Better living through peptide-conjugated chemistry: Next-generation antisense oligonucleotides

Elizabeth M. McNally*, Brian D. Leverson

*Corresponding author for this work

Research output: Contribution to journalReview article

Abstract

Two different antisense oligonucleotide–based (ASO-based) therapies are currently in clinical use to treat neuromuscular diseases. This success, for Duchenne muscular dystrophy and spinal muscular atrophy, offers hope not only for additional neuromuscular diseases, but also for other disorders that could benefit from RNA-targeted therapies. A major limitation for more widespread application of ASOs relates to relatively poor tissue penetration. In this issue of the JCI, Klein et al. showed that conjugating an ASO with an arginine-rich cell-penetrating peptide, Pip6a, enhanced delivery, resulting in corrective outcome for a mouse model of myotonic dystrophy. Linking ASOs to cell-penetrating peptides, or even other moieties, is an approach currently under development with treatment potential to expand to other disorders.

Original languageEnglish (US)
Pages (from-to)4570-4571
Number of pages2
JournalJournal of Clinical Investigation
Volume129
Issue number11
DOIs
StatePublished - Nov 1 2019

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Cell-Penetrating Peptides
Neuromuscular Diseases
Antisense Oligonucleotides
Spinal Muscular Atrophy
Myotonic Dystrophy
Peptides
Duchenne Muscular Dystrophy
Arginine
RNA
Therapeutics

ASJC Scopus subject areas

  • Medicine(all)

Cite this

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title = "Better living through peptide-conjugated chemistry: Next-generation antisense oligonucleotides",
abstract = "Two different antisense oligonucleotide–based (ASO-based) therapies are currently in clinical use to treat neuromuscular diseases. This success, for Duchenne muscular dystrophy and spinal muscular atrophy, offers hope not only for additional neuromuscular diseases, but also for other disorders that could benefit from RNA-targeted therapies. A major limitation for more widespread application of ASOs relates to relatively poor tissue penetration. In this issue of the JCI, Klein et al. showed that conjugating an ASO with an arginine-rich cell-penetrating peptide, Pip6a, enhanced delivery, resulting in corrective outcome for a mouse model of myotonic dystrophy. Linking ASOs to cell-penetrating peptides, or even other moieties, is an approach currently under development with treatment potential to expand to other disorders.",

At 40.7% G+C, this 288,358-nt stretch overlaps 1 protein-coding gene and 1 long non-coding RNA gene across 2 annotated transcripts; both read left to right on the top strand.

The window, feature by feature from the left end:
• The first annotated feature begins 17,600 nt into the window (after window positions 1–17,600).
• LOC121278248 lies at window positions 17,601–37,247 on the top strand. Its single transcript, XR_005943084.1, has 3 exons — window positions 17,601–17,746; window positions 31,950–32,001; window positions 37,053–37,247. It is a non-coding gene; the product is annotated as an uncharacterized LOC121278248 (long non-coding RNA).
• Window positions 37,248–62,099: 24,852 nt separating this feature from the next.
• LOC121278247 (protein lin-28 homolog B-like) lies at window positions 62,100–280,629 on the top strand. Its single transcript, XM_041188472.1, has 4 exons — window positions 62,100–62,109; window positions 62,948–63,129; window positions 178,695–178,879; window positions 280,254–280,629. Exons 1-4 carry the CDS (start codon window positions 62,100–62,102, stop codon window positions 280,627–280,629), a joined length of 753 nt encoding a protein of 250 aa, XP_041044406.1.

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Better living through peptide-conjugated chemistry : Next-generation antisense oligonucleotides. / McNally, Elizabeth M.; Leverson, Brian D.

In: Journal of Clinical Investigation, Vol. 129, No. 11, 01.11.2019, p. 4570-4571.

Research output: Contribution to journalReview article

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AU - Leverson, Brian D.

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AB - Two different antisense oligonucleotide–based (ASO-based) therapies are currently in clinical use to treat neuromuscular diseases. This success, for Duchenne muscular dystrophy and spinal muscular atrophy, offers hope not only for additional neuromuscular diseases, but also for other disorders that could benefit from RNA-targeted therapies. A major limitation for more widespread application of ASOs relates to relatively poor tissue penetration. In this issue of the JCI, Klein et al. showed that conjugating an ASO with an arginine-rich cell-penetrating peptide, Pip6a, enhanced delivery, resulting in corrective outcome for a mouse model of myotonic dystrophy. Linking ASOs to cell-penetrating peptides, or even other moieties, is an approach currently under development with treatment potential to expand to other disorders.

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